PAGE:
Between April 7 and May 23, 1997, NRC conducted a design inspection at Robinson and raised several Refueling Water Storage Tank (RWST) instrumentation related issues that impacted ECCS components. Plant Emergency Operating Procedures (EOPs) directed all ECCS pumps, except one safety injection (SI) pump and one containment spray (CS) pump, to be stopped when the RWST level reached 27 percent. The remaining SI and CS pumps were directed to be stopped when the RWST level reached 9 percent. The plant evaluated and modified the number of SI pumps starting following a LOCA. The modification resulted in two (as opposed to three) SI pumps starting following a LOCA. With two SI pumps getting a start signal, and assuming a single active failure of one SI pump, the NPSH requirement for the running SI pump was higher, and this higher NPSH requirement was not considered in the modification. A calculation to determine the level at which vortexing became a concern had not been performed prior to the modification. The licensee regained the margin by reducing instrument uncertainties and by raising the water level in the RWST.

The NRC design team also found that the containment sump level setpoints utilized channel uncertainty for normal environmental conditions rather than the adverse conditions that could exist in the containment after an accident. This had the potential for adversely affecting residual heat removal (RHR) pumps in the recirculation mode of operation. These items were discussed in Inspection Report 50-261/97-201 and LER 50-261/97-08.


In the Oconee Nuclear Station's Final Safety Analysis Report (Sections 6.2 and 6.3), the licensee states that during certain loss-of-coolant accidents, reactor operators must be capable of manually providing a flowpath from either the BWST or the RBES to the HPI, LPI and reactor building spray (RBS) pumps. The errors described above created a conflict between the BWST and RBES levels specified in the EOPs and the BWST and RBES levels indicated in the control room. As a result, during certain design-basis accident scenarios, including small-break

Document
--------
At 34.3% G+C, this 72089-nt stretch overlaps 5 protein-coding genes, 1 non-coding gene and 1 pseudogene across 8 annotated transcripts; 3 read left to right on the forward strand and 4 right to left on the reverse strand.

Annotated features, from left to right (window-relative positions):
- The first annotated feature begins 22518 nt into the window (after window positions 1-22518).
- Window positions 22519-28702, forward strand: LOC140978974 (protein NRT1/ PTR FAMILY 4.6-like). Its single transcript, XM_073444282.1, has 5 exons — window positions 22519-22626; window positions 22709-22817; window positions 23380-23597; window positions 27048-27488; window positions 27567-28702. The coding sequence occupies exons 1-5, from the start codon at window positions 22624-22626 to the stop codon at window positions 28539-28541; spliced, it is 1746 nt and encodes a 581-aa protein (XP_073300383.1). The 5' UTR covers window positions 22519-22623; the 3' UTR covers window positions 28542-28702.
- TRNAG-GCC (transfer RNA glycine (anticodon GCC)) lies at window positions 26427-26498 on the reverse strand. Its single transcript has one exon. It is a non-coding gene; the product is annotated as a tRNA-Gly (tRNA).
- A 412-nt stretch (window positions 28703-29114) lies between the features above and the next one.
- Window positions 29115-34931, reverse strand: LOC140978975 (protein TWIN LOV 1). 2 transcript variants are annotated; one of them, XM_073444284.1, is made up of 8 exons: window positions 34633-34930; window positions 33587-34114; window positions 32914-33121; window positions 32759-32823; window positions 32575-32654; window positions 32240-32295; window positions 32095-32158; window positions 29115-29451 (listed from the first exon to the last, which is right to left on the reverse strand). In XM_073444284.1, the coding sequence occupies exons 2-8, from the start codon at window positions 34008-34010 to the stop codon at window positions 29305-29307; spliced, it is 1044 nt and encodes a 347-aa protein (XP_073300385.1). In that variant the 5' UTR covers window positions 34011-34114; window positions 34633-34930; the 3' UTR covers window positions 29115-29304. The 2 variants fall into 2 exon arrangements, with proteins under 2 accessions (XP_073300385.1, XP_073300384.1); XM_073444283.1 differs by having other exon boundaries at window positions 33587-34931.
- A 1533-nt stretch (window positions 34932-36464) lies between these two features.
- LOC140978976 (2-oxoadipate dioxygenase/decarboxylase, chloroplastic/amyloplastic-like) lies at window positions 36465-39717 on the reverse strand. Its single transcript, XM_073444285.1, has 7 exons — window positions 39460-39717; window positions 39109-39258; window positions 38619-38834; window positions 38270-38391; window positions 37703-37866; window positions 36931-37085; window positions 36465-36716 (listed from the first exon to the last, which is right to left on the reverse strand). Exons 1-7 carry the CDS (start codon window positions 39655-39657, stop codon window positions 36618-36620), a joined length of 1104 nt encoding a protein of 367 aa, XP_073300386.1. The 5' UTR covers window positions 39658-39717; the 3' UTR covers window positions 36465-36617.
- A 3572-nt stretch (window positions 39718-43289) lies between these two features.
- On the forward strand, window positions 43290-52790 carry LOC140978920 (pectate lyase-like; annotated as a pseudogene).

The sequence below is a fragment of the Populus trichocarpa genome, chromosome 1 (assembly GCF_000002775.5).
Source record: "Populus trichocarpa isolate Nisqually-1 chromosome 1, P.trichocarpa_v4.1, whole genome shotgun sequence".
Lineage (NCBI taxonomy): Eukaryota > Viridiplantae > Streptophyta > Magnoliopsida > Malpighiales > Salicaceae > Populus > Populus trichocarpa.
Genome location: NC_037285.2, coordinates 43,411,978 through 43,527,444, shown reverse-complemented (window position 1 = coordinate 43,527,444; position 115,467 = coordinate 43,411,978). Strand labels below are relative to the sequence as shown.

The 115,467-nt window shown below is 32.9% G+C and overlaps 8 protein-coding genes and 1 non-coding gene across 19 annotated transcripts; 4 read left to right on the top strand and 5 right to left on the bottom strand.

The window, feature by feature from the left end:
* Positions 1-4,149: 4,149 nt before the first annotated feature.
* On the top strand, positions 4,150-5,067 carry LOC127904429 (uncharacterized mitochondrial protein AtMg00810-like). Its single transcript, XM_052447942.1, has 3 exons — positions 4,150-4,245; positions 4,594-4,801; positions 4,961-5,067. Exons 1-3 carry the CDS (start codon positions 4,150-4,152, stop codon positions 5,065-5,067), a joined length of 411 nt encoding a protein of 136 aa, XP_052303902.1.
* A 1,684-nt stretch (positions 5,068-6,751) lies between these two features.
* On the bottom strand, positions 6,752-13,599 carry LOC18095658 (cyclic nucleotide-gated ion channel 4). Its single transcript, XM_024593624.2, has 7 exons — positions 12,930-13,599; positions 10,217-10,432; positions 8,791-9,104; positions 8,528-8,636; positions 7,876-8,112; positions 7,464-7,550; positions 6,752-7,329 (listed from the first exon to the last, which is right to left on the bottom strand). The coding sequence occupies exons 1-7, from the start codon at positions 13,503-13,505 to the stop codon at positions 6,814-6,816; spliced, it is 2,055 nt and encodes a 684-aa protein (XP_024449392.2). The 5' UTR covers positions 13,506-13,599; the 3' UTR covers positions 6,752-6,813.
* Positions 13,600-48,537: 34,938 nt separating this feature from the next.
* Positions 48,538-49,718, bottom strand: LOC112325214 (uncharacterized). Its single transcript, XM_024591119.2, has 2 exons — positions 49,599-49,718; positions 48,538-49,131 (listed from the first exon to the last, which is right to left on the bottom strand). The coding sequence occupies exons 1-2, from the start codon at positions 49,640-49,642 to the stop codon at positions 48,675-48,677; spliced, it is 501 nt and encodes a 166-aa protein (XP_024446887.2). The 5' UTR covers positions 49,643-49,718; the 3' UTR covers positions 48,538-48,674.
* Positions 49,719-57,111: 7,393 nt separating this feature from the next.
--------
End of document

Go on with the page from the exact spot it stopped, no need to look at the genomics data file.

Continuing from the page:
LOCAs, the level errors could have delayed swapover initiation. This could have caused vortexing in the BWST or reduced NPSH to the ECCS pumps, or both.

The design basis of the St. Lucie facility requires that during certain LOCAs, ECCS subsystems must be capable of automatically transferring suction to the containment sump on receipt of a RAS. Because of the incorrect trip setpoint of the RWT level instrument bistables, automatic transfer of the ECCS pumps' suction source from the RWT to the containment sump, under certain conditions, would cause an open-channel flow condition. Without operator intervention to initiate manual transfer to the containment sump before the open-channel condition, damage to the ECCS pumps could occur as a result of air entrainment.

At H.B. Robinson, the cause of the reduction in SI pump NPSH was a failure to adequately assess the impact of single SI pump operation on system flow and NPSH during a 1988 modification. Inadequate NPSH to ECCS pumps could have led to the inoperability of critical safety-related systems and loss of core cooling under some design-basis LOCA conditions. The preceding examples demonstrate the importance of thorough assessment and analysis for any modification involving safety-related level instrumentation or ECCS pump operating conditions. Information Notice 98-22, "Deficiencies Identified During NRC Design Inspections," dated June 17, 1998, also described ECCS swapover analysis errors at D.C. Cook, H.B. Robinson, Three Mile Island, Wolf Creek, and Ginna.

This information notice requires no specific action or written response. If you have any questions about the information in this notice, please contact one of the technical contacts listed below or the appropriate Office of Nuclear Reactor Regulation (NRR) project manager.

  /s/'d by

Jack W. Roe, Acting Director
Division of Reactor Program Management
Office of Nuclear Reactor Regulation

Technical contact: B. Desai, RII
(803) 383-4571

D. Billings, RII
(864) 882-6927

D. Lanyi, RII
(561) 464-7822

N. Fields, NRR
(301) 415-1173

Attachment:  List of Recently Issued NRC Information Notices

(NUDOCS Accession Number 9810210103)